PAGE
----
I remember reading about another company (Probably on the Reg) trying to make a model out of combined heat and compute service: Get a cloudy rack in your office building to warm the place up. It's exactly as efficient as an electric heater (ie, 100%, by conservation). They manage all the software stuff and pay you a monthly fee. They don't pay for the power, so from the customer's expensive it's just a rather bulky electric space-heater that sends a bank deposit each month.
They have space in Unicode now - that's what makes them interoperable. Mostly. There's a lag between a manufacturer (Usually Apple) introducing some new symbols and the unicode standardisation process.
This would make it much easier to offer services on a per-customer basis: You can just tag traffic at the customer's modem or using a simple one-off IP address lookup when it enters your network, and then easily shunt it around through whatever optional extras they have asked/paid for.
It'll be especially handy for those new porn filters the government has been firmly nudging towards - you can use tags to send only the traffic for the filtered customers through the proxy, rather than having to use some hideously ugly load-balancer mess to try to keep up with the flows using only the IP address. That makes it more affordable to offer fine-grained control.
Or you could use it to supply some 'value added' services, like transparent HTTP-inspecting antivirus.
When does it come out on 720p torrent?
4) Terms of acceptability.
VAT is not sales tax. They both look the same from the end-purchaser's perspective, but the accounting behind them in the supply chain is different.
They actually saved money - that's why they did it - because the new physical limit means they don't need to license Sky's expensive enryption and DRM system.
My favorites include the things relating to Dr Oz - he who has recently faced professional condemnation for pushing quackery in order to improve his audience appeal. Sony's strategy documents shed more light on this - they don't have 'smoking gun' instructing him to lie, but they do record that he was directed to promote more stories about 'health products' because they tend to get higher ratings, and warned that he was running too many weight-loss segments that made his audience feel fat and less likely to watch more.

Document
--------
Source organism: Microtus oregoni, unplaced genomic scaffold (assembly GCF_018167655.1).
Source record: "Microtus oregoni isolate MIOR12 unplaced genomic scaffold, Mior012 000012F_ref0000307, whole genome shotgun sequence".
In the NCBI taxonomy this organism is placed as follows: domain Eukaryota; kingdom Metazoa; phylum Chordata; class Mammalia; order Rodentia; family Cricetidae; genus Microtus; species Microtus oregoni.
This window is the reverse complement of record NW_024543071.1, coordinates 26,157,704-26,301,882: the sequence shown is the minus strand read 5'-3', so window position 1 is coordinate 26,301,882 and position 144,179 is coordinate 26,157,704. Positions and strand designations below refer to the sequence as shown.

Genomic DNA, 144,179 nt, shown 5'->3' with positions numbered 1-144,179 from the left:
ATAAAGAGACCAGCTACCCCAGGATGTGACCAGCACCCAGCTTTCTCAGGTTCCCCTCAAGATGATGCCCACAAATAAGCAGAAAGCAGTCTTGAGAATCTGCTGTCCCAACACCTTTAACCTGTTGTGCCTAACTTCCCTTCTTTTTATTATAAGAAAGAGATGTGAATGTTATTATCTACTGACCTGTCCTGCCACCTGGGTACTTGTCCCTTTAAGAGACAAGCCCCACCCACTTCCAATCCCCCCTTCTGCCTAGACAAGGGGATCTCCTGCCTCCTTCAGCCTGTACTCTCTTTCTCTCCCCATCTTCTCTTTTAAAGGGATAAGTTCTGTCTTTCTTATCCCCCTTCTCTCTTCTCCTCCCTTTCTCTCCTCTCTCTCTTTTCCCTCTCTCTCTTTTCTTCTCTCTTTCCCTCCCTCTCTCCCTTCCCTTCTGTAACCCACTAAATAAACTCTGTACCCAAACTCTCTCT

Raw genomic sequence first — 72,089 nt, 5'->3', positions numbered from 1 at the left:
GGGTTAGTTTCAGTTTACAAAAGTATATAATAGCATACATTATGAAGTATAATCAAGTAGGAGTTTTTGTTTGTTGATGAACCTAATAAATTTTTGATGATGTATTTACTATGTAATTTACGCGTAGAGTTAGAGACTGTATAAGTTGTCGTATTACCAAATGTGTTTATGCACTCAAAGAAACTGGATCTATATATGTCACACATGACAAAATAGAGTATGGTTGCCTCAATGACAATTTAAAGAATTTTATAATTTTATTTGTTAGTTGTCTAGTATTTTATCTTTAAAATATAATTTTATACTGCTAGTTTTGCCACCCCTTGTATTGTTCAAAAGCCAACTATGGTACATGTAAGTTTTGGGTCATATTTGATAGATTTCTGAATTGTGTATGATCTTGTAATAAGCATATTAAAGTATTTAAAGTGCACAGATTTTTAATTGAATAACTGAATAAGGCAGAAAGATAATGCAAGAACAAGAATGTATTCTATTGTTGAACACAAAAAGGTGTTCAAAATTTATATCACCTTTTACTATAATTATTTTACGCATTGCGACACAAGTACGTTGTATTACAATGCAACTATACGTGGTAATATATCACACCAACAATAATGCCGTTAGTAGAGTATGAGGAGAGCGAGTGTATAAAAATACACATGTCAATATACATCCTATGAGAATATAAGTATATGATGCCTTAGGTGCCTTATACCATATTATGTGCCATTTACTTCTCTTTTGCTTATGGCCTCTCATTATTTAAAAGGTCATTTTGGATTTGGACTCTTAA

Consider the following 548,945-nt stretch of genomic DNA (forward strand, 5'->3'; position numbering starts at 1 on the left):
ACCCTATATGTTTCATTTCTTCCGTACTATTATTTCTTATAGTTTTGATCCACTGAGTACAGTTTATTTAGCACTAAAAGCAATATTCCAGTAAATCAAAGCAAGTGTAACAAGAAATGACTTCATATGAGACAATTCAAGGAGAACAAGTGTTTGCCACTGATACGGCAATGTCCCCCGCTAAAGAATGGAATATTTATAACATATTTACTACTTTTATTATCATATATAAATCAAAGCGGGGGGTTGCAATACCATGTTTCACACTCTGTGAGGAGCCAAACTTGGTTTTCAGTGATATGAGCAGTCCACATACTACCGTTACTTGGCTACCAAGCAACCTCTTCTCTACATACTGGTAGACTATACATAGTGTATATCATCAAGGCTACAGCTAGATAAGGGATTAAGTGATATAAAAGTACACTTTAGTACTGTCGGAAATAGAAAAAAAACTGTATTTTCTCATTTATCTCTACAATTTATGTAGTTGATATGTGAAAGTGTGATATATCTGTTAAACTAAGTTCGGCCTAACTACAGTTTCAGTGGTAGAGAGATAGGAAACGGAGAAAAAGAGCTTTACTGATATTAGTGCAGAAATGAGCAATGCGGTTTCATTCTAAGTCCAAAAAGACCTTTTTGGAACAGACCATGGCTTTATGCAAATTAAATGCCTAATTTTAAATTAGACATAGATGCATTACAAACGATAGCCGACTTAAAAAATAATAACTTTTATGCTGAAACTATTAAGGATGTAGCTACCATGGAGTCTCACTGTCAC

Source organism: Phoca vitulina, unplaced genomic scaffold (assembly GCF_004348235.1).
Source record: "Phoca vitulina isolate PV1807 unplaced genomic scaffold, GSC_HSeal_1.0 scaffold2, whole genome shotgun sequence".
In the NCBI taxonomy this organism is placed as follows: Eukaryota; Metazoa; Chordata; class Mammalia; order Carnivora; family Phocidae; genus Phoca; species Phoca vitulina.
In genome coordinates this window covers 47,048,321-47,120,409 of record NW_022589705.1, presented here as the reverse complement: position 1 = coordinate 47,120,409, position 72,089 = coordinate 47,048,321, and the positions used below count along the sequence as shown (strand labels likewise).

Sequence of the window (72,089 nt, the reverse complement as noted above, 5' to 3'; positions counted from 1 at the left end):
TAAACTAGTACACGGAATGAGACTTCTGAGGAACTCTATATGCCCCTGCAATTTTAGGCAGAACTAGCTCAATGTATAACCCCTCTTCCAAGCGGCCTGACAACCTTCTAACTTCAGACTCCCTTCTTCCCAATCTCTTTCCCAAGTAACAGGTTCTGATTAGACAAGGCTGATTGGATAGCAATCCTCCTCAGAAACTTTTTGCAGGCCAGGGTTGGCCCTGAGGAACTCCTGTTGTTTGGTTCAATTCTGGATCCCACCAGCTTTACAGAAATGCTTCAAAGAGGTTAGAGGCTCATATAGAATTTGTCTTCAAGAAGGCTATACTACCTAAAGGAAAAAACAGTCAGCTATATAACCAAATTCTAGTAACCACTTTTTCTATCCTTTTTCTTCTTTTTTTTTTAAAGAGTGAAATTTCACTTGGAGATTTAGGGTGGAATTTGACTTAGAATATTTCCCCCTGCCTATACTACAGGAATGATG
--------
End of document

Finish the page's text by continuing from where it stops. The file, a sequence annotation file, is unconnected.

Another session of firewall-and-filter configuring.
Digitise vinyl? It's easier to just download it off a torrent site.
I've been thinking the same. I came up with some very niche luxuries, but nothing life-changing.
- Preemptive heating: Check the weather forecast and act accordingly.
- The 'house is empty' button. Press to turn off all lights, sound systems, games consoles and TVs, and reduce heating. Checks with the front door too - if the door doesn't confirm proper closure within one minute, texts you to remind you to close it.
You can simplify it further - just put the label in a human-readable format, then the iron needs no extra hardware. The operator just has to glance at the label and turn a dial.
Nvidia sells cards that can be swapped between performance level with a firmware trick. Market segmentation at work: They deliberately cripple their low-cost products in order to prevent them from competing with the much-higher-margin high-performance parts. I understand the business case, but it still has the whiff of something slimy about it - especially when Nvidia have to go to the further measure of deliberately building in anti-tamper measures with the express purpose of stopping their customers from using their purchases to their full potential.